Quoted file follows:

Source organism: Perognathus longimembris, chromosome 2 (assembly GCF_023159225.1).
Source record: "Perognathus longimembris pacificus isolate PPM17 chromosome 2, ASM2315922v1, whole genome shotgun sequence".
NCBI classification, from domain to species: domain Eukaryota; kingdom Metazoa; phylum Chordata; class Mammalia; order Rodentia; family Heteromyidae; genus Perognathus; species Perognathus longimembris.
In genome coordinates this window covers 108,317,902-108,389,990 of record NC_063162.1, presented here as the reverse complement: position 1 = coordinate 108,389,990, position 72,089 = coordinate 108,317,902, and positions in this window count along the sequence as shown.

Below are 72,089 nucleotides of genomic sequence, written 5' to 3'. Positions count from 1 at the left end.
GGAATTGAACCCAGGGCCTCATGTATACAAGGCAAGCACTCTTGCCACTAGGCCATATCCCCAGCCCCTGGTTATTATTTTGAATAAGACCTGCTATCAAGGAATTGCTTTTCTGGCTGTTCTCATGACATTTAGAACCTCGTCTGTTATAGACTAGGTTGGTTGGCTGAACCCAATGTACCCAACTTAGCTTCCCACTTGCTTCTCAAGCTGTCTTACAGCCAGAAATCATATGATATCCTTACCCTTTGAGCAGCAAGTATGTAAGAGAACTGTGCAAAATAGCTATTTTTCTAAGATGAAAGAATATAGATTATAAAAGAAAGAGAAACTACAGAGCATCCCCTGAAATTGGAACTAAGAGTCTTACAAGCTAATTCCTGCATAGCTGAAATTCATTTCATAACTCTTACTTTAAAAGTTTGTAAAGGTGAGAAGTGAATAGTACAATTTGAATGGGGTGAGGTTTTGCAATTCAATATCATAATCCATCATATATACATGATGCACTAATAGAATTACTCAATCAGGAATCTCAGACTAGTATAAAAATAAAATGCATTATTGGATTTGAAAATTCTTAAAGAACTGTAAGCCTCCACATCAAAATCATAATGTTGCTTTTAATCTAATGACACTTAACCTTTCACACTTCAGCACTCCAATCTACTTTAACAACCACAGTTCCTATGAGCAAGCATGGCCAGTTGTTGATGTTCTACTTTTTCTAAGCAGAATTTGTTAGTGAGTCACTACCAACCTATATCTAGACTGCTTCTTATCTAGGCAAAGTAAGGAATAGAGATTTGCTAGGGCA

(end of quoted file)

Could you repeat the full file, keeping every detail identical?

Source organism: Perognathus longimembris, chromosome 2 (assembly GCF_023159225.1).
Source record: "Perognathus longimembris pacificus isolate PPM17 chromosome 2, ASM2315922v1, whole genome shotgun sequence".
NCBI classification, from domain to species: domain Eukaryota; kingdom Metazoa; phylum Chordata; class Mammalia; order Rodentia; family Heteromyidae; genus Perognathus; species Perognathus longimembris.
In genome coordinates this window covers 108,317,902-108,389,990 of record NC_063162.1, presented here as the reverse complement: position 1 = coordinate 108,389,990, position 72,089 = coordinate 108,317,902, and positions in this window count along the sequence as shown.

Below are 72,089 nucleotides of genomic sequence, written 5' to 3'. Positions count from 1 at the left end.
GGAATTGAACCCAGGGCCTCATGTATACAAGGCAAGCACTCTTGCCACTAGGCCATATCCCCAGCCCCTGGTTATTATTTTGAATAAGACCTGCTATCAAGGAATTGCTTTTCTGGCTGTTCTCATGACATTTAGAACCTCGTCTGTTATAGACTAGGTTGGTTGGCTGAACCCAATGTACCCAACTTAGCTTCCCACTTGCTTCTCAAGCTGTCTTACAGCCAGAAATCATATGATATCCTTACCCTTTGAGCAGCAAGTATGTAAGAGAACTGTGCAAAATAGCTATTTTTCTAAGATGAAAGAATATAGATTATAAAAGAAAGAGAAACTACAGAGCATCCCCTGAAATTGGAACTAAGAGTCTTACAAGCTAATTCCTGCATAGCTGAAATTCATTTCATAACTCTTACTTTAAAAGTTTGTAAAGGTGAGAAGTGAATAGTACAATTTGAATGGGGTGAGGTTTTGCAATTCAATATCATAATCCATCATATATACATGATGCACTAATAGAATTACTCAATCAGGAATCTCAGACTAGTATAAAAATAAAATGCATTATTGGATTTGAAAATTCTTAAAGAACTGTAAGCCTCCACATCAAAATCATAATGTTGCTTTTAATCTAATGACACTTAACCTTTCACACTTCAGCACTCCAATCTACTTTAACAACCACAGTTCCTATGAGCAAGCATGGCCAGTTGTTGATGTTCTACTTTTTCTAAGCAGAATTTGTTAGTGAGTCACTACCAACCTATATCTAGACTGCTTCTTATCTAGGCAAAGTAAGGAATAGAGATTTGCTAGGGCA